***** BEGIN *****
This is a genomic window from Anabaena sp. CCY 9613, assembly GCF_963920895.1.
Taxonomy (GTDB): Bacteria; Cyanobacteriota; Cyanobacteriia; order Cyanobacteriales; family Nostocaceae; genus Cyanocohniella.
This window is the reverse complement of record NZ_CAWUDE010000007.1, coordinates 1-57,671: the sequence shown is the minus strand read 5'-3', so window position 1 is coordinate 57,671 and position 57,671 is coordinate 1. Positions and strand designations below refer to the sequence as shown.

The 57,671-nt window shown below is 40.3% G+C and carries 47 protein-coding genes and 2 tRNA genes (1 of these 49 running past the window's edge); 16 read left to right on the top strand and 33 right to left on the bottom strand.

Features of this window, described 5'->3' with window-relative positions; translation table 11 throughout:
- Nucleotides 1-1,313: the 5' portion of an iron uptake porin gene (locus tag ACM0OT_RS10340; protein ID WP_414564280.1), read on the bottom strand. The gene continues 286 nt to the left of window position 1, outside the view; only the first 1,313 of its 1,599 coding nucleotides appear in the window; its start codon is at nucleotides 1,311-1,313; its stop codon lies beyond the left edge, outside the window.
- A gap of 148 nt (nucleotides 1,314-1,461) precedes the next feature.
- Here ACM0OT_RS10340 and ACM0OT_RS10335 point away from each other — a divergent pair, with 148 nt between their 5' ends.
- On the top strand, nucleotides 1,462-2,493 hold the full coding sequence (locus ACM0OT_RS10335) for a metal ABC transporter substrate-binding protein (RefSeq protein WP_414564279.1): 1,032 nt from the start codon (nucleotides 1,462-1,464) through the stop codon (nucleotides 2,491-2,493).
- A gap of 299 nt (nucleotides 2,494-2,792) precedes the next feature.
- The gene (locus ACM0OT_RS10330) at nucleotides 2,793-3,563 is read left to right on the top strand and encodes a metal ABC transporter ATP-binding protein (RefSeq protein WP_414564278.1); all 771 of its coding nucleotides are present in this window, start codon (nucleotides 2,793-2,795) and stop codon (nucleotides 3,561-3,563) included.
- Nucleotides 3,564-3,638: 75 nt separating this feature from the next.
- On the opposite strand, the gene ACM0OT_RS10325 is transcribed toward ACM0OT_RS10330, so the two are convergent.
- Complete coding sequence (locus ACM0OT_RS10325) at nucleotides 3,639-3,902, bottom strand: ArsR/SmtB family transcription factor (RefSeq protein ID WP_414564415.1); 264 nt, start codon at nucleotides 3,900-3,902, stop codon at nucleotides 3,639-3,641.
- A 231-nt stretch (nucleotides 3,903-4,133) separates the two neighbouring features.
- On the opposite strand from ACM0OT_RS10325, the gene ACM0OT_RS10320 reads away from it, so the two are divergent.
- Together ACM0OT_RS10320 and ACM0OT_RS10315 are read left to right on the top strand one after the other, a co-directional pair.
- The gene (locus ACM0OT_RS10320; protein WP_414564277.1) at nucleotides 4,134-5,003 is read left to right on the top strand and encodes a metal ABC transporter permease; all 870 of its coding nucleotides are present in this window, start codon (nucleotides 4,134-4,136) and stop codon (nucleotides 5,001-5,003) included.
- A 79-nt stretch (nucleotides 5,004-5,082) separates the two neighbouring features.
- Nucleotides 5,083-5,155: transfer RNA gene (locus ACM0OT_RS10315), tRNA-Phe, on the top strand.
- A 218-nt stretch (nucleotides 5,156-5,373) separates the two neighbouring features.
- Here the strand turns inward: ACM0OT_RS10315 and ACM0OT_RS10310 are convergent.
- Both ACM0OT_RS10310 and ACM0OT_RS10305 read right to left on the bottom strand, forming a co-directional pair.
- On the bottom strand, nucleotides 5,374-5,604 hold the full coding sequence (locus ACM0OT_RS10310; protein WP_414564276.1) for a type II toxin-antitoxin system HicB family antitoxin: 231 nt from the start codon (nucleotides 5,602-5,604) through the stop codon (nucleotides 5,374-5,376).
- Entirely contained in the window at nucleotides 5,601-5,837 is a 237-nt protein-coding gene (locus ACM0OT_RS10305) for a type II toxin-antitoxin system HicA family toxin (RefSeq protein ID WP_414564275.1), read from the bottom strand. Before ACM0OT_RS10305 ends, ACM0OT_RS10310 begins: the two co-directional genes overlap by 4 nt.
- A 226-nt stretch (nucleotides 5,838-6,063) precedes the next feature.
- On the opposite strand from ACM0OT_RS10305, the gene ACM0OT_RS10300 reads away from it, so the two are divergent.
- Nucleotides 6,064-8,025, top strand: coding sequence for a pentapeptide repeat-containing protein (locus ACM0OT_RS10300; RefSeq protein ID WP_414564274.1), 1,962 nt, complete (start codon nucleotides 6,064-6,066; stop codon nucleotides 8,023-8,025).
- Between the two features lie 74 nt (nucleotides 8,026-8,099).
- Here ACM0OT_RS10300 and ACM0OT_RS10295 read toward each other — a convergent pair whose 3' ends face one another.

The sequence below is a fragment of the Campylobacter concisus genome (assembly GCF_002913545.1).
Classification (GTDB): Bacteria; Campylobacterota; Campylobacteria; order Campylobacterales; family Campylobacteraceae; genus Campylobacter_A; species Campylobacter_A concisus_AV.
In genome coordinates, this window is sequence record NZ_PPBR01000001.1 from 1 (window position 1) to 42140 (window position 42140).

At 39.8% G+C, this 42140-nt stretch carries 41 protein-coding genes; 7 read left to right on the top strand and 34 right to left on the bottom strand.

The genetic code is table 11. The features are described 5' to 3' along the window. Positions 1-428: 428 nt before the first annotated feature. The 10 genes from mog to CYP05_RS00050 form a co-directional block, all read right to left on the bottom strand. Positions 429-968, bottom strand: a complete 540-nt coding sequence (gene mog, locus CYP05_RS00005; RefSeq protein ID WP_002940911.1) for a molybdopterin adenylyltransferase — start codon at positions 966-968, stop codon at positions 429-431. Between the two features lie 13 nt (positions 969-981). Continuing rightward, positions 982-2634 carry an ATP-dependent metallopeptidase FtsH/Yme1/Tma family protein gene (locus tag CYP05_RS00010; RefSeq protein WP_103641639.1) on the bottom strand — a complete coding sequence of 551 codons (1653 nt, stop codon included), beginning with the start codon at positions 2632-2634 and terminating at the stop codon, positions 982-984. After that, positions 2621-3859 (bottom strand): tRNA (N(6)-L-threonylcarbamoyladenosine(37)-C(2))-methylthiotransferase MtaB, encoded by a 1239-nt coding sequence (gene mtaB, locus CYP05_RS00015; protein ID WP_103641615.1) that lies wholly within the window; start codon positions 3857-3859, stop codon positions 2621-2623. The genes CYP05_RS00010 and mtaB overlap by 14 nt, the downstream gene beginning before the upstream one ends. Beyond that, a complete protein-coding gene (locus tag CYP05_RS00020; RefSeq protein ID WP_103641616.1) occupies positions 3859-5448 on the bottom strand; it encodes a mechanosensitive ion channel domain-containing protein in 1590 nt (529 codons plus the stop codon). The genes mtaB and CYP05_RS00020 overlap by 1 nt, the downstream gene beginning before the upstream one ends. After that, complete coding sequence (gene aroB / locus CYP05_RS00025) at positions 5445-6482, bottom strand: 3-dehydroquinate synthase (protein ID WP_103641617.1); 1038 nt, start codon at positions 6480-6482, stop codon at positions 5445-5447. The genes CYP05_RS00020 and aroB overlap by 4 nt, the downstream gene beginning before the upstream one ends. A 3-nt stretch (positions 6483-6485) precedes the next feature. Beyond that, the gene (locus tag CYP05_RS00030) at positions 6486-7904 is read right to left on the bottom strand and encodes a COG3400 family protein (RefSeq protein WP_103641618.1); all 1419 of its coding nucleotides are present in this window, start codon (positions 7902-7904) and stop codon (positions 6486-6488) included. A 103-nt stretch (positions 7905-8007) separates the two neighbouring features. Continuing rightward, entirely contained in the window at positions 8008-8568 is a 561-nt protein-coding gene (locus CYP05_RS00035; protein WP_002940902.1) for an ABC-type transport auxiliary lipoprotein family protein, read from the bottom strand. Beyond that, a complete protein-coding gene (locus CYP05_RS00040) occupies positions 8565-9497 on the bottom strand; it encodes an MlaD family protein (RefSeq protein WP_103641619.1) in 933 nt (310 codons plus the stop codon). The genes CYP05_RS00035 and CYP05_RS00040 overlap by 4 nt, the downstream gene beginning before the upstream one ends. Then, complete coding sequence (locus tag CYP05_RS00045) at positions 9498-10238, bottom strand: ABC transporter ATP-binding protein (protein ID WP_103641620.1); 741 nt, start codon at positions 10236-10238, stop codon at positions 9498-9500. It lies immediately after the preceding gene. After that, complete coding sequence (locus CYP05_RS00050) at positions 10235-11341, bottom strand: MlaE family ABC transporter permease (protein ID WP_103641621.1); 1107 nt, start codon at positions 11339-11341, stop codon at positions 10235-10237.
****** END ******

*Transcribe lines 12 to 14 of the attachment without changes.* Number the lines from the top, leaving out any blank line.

- Nucleotides 3,564-3,638: 75 nt separating this feature from the next.
- On the opposite strand, the gene ACM0OT_RS10325 is transcribed toward ACM0OT_RS10330, so the two are convergent.
- Complete coding sequence (locus ACM0OT_RS10325) at nucleotides 3,639-3,902, bottom strand: ArsR/SmtB family transcription factor (RefSeq protein ID WP_414564415.1); 264 nt, start codon at nucleotides 3,900-3,902, stop codon at nucleotides 3,639-3,641.